9. Act of Faith by Kelly Gardiner

So I had started The Sultan’s Eyes but thought I was missing something and discovered that there was a previous book in the series. I wasn’t too keen on the writing of it, but I am one of those people who after borrowing a book will read it (unless the library is about to start charging me overdue library fees) so I thought, ‘it’s just two books, I’ll survive’. But the writing in Act of Faith was gorgeous and I do not regret picking it up. If you are interested in Europe, historical fiction, books or being an educated female in a world of men go read it.

10. Authors who write non-fluffy contemporary (think Sophia Bennett and Fleur Ferris)

So contemporary YA is my second favourite genre, but as a general rule of thumb I hate romance. Whilst both these authors have used relationships within their works, what I was left with was not how much I hated that love triangle but how slavery still exists (The Castle by Sophia Bennett) and the dangers of social media and the internet (You Don’t Know Me by Sophia Bennett and Risk by Fleur Ferris). Whilst a lot of my reading is for my entertainment, I do want a little bit of brain engagement and thought-provokingness in it.

Top Ten Tuesday . Favourite Book Quotes

Top Ten Tuesday was created by The Broke and The Bookish. But now lives over at That Artsy Reader Girl and you can check out her post here.


So this post comes to you courtesy of Evernote because I am in a rush. It has dozens of quotes from the past two years although I have a ton written down elsewhere.

1. Before Green Gables by Budge Wilson

“But somehow or other, the posts had a way of making death both awful and beautiful.”

It’s so true, but I guess you need some kind of maturity and awareness to notice the beauty and truth in this line.

2. A Waltz for Matilda by Jackie French

“‘Forget about green,’ he said suddenly.

She stared at him. ‘What?’

. . . ‘It don’t have to be green to be beautiful.'”

Jackie French always makes me appreciate Australia more and want to learn more about it and the land I walk over every day.

3. Invisible by Cecily Anne Paterson

“You have this thing called a life. It’s only you that gets to live it and you only get to do it one time.”

This whole book is full of quotes and inspiring words. It’s worth your while to read.


4. The Light Between Oceans by M. L. Stedman

“History is that which is agreed by mutual consent.”

I love history but I keep this quote around to remind me that all is not as it seems. And that to some extent ‘truth’ isn’t always true.

5. Act of Faith by Kelly Gardiner

“Dear Reader,

“This book you hold is a treasure of sorts, as is every book I have ever known.

“I have made it for you – especially for you – for reasons you will understand as my words unfurl before your eyes.

“Turn these pages tenderly.

“You hold my life in your hands.”

Books are treasure and I forget that all too easily. This book was beautifully written and I want to re-read it again. It is all about the power of words and writing.

6. The Tenant of Wildfell Hall – Anne Brontë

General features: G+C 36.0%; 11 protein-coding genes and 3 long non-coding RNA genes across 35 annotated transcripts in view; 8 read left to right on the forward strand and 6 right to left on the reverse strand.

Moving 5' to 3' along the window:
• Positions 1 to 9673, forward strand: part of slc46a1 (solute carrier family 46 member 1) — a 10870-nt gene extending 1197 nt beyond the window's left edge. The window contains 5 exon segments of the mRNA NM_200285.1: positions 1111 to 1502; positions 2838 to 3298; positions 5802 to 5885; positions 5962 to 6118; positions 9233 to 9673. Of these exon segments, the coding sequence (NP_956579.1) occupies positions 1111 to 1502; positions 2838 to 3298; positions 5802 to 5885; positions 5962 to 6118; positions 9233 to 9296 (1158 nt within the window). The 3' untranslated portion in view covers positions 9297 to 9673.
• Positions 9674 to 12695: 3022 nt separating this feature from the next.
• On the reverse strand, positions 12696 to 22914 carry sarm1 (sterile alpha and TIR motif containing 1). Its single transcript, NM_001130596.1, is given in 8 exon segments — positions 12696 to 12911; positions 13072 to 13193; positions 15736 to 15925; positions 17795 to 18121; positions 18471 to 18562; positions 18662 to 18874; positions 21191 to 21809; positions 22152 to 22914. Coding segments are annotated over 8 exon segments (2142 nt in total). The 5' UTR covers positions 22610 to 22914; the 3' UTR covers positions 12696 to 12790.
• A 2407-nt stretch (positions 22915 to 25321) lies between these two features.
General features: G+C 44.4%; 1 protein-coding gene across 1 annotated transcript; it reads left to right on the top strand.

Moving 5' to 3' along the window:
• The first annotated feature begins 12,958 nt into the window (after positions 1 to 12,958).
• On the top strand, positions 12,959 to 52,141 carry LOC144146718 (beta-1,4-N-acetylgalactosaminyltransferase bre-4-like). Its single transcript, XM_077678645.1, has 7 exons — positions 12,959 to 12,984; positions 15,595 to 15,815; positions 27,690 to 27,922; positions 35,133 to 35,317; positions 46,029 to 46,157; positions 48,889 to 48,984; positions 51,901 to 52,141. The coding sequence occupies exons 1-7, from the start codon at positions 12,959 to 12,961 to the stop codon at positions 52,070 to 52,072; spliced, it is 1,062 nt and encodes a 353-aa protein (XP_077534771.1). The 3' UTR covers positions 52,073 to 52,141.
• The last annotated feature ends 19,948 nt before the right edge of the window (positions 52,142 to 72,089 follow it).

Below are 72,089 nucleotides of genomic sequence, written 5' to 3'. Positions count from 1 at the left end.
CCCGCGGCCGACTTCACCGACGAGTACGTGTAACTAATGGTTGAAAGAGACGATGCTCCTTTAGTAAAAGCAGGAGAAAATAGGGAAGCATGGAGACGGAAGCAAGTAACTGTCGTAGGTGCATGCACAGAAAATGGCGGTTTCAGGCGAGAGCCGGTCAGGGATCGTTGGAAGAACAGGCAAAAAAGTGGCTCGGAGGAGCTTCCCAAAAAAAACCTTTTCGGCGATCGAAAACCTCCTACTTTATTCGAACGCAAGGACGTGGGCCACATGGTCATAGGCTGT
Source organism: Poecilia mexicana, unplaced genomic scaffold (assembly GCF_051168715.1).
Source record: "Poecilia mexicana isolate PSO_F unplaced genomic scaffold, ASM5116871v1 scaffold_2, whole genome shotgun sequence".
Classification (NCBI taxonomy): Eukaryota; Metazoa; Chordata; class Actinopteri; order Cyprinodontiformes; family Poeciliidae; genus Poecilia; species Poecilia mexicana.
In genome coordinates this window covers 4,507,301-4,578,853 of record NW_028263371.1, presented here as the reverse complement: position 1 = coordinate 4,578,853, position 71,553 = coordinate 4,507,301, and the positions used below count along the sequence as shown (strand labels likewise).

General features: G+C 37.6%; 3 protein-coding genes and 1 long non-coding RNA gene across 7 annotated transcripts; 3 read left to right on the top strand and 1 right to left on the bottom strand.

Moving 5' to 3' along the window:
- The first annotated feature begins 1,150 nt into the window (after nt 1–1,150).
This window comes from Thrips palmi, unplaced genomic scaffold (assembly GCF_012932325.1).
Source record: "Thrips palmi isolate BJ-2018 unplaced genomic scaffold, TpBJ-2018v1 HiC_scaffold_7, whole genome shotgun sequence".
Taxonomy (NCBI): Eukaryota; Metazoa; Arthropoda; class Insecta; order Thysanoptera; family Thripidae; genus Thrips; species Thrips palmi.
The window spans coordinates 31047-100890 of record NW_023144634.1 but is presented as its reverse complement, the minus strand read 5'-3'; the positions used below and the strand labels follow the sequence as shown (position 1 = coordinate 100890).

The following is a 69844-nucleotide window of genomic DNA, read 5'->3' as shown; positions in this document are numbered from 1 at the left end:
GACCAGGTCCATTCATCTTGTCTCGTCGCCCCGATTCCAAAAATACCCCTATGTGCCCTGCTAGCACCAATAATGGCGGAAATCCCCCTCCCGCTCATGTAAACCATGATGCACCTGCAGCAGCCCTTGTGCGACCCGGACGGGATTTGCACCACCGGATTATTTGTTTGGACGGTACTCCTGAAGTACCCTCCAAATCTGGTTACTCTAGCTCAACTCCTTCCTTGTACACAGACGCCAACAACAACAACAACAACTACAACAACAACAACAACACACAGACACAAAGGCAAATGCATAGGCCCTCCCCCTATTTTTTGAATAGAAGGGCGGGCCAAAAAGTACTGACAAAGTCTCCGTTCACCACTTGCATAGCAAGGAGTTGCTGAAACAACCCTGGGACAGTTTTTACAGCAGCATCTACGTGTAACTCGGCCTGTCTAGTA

“But, if we may never meet, and never hope to meet again, is it a crime to exchange our thoughts by letter? May not kindred spirits meet, and mingle in communion whatever be the fate and circumstances of their earthly tenements?”

Loved this idea of writing letters. I am part of the generation that grew up on stories of pen pals but never got the pleasure of actually having them.

7. In the Shadow of the Banyan – Vaddey Ratner

“When I thought you couldn’t walk, I wanted to make sure you could fly. … I told you stories to give you wings, Raami, so that you would never be trapped by anything – your name, your title, the limits of your body, this world’s suffering.”

I loved this because it recognises the power of stories. This whole book was just beautiful as well if you have never read it.

8. The Portrait by Ian Pears

“To get what you want – exactly the effect you have in your mind and no other – you have to have mastery, otherwise you are like a man trying to speak English with only a limited vocabulary.”

I liked this because it reminded me that words have a purpose so I need to use them in my writing.

9. All That I Am by Anna Funder

“I am a vessel of memory in a world of forgetting.”

This is almost poetry and it is something that someone said once. And I like this idea that the world is forgetting whilst you are trying to remember.


10. The Guernsey Literary and Potato Peel Pie Society by Mary Ann Shaffer

“Reading good books ruins you for enjoying bad books.”

It’s true and this was a great book. And I never really realised how much bad literature there is around until last year (having said that I do have occasional cravings for it and that is fine too).




The Saturday Stack . 16

Welcome to my blog and the Saturday Stack. Here I give you an update on my reading life.


Again nothing because I’m still trying to demolish a TBR pile at home before I get anything else.


Anne of Avonlea by L. M. Montgomery

I just want to sit and devour this but I have no time.

Pride and Prejudice by Jane Austen

My only re-read for the #austen18 challenge and I’m liking it better this time than last time.

Anne of Green Gables by L. M. Montgomery

This is the first time I’ve cried in this but I’ve loved catching up with the town of Avonlea. Perhaps my love is partly nostalgic but I love L. M. Montgomery’s writing style and find it incredibly easy to read.

Facing the Flame by Jackie French

So it was raining the other day and I needed a book I was okay if it got a little damp. So this was a library book (nothing bad happened I promise). And the latest in the Matilda saga, possibly my favourite series. The cover is gorgeous and I’m tempted to just buy one now and have two copies if it is re-realeased to match my set.

Like the second half of the series this book had multiple narrators and I loved the personification of the bushfire. The central protagonist as in the last few was Jed Kelly but it was lovely to see Gibbers Creek and its inhabitants. It made me long to move to a small town where everyone knows everyone and cares about them.

Turtles all the Way Down by John Green

I have to return this to the library today and it had reached March (so I fulfilled my goal is reading only female authors in February) so I read it in an afternoon. It was my first John Green book (because he seems to write a lot of romance and I don’t enjoy reading it)


I’m hoping to get to the next Anne book, Anne of the Island, this week but something else will inevitably slip in.